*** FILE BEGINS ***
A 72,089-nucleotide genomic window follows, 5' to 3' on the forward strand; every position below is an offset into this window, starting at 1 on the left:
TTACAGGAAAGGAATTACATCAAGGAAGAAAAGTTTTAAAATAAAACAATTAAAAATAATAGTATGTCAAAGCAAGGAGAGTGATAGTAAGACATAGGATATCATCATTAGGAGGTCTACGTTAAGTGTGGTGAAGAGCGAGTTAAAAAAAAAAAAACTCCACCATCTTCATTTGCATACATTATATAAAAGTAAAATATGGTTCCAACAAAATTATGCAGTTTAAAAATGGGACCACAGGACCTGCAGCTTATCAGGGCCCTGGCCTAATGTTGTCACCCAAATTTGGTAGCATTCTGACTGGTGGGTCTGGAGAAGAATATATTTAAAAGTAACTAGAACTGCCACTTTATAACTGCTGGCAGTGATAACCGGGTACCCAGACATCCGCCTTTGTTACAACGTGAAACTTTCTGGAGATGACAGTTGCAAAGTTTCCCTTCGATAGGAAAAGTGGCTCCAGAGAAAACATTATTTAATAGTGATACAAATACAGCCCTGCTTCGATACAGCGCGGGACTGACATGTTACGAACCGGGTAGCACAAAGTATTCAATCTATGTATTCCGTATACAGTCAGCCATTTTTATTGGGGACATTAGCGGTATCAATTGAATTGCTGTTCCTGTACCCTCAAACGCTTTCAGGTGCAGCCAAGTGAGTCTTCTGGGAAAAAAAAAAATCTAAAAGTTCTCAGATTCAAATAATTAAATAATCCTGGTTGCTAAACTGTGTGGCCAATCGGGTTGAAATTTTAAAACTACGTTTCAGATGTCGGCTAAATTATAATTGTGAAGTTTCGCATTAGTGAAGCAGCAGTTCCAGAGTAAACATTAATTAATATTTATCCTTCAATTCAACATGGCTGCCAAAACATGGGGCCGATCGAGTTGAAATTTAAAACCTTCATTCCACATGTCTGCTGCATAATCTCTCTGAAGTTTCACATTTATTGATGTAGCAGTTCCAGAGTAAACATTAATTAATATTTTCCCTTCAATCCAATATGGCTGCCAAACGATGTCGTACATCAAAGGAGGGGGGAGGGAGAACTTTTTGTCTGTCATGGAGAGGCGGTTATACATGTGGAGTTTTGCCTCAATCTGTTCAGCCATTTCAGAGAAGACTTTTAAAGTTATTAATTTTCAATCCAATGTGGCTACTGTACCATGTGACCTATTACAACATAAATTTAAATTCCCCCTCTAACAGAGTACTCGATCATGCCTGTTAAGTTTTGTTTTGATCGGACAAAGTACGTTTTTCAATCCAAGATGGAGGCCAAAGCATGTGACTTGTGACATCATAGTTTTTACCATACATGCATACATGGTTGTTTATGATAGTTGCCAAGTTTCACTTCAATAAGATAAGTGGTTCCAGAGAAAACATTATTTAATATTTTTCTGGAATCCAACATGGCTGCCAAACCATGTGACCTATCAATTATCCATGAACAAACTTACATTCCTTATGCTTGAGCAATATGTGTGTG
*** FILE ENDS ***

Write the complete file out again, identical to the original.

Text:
A 72,089-nucleotide genomic window follows, 5' to 3' on the forward strand; every position below is an offset into this window, starting at 1 on the left:
TTACAGGAAAGGAATTACATCAAGGAAGAAAAGTTTTAAAATAAAACAATTAAAAATAATAGTATGTCAAAGCAAGGAGAGTGATAGTAAGACATAGGATATCATCATTAGGAGGTCTACGTTAAGTGTGGTGAAGAGCGAGTTAAAAAAAAAAAAACTCCACCATCTTCATTTGCATACATTATATAAAAGTAAAATATGGTTCCAACAAAATTATGCAGTTTAAAAATGGGACCACAGGACCTGCAGCTTATCAGGGCCCTGGCCTAATGTTGTCACCCAAATTTGGTAGCATTCTGACTGGTGGGTCTGGAGAAGAATATATTTAAAAGTAACTAGAACTGCCACTTTATAACTGCTGGCAGTGATAACCGGGTACCCAGACATCCGCCTTTGTTACAACGTGAAACTTTCTGGAGATGACAGTTGCAAAGTTTCCCTTCGATAGGAAAAGTGGCTCCAGAGAAAACATTATTTAATAGTGATACAAATACAGCCCTGCTTCGATACAGCGCGGGACTGACATGTTACGAACCGGGTAGCACAAAGTATTCAATCTATGTATTCCGTATACAGTCAGCCATTTTTATTGGGGACATTAGCGGTATCAATTGAATTGCTGTTCCTGTACCCTCAAACGCTTTCAGGTGCAGCCAAGTGAGTCTTCTGGGAAAAAAAAAAATCTAAAAGTTCTCAGATTCAAATAATTAAATAATCCTGGTTGCTAAACTGTGTGGCCAATCGGGTTGAAATTTTAAAACTACGTTTCAGATGTCGGCTAAATTATAATTGTGAAGTTTCGCATTAGTGAAGCAGCAGTTCCAGAGTAAACATTAATTAATATTTATCCTTCAATTCAACATGGCTGCCAAAACATGGGGCCGATCGAGTTGAAATTTAAAACCTTCATTCCACATGTCTGCTGCATAATCTCTCTGAAGTTTCACATTTATTGATGTAGCAGTTCCAGAGTAAACATTAATTAATATTTTCCCTTCAATCCAATATGGCTGCCAAACGATGTCGTACATCAAAGGAGGGGGGAGGGAGAACTTTTTGTCTGTCATGGAGAGGCGGTTATACATGTGGAGTTTTGCCTCAATCTGTTCAGCCATTTCAGAGAAGACTTTTAAAGTTATTAATTTTCAATCCAATGTGGCTACTGTACCATGTGACCTATTACAACATAAATTTAAATTCCCCCTCTAACAGAGTACTCGATCATGCCTGTTAAGTTTTGTTTTGATCGGACAAAGTACGTTTTTCAATCCAAGATGGAGGCCAAAGCATGTGACTTGTGACATCATAGTTTTTACCATACATGCATACATGGTTGTTTATGATAGTTGCCAAGTTTCACTTCAATAAGATAAGTGGTTCCAGAGAAAACATTATTTAATATTTTTCTGGAATCCAACATGGCTGCCAAACCATGTGACCTATCAATTATCCATGAACAAACTTACATTCCTTATGCTTGAGCAATATGTGTGTG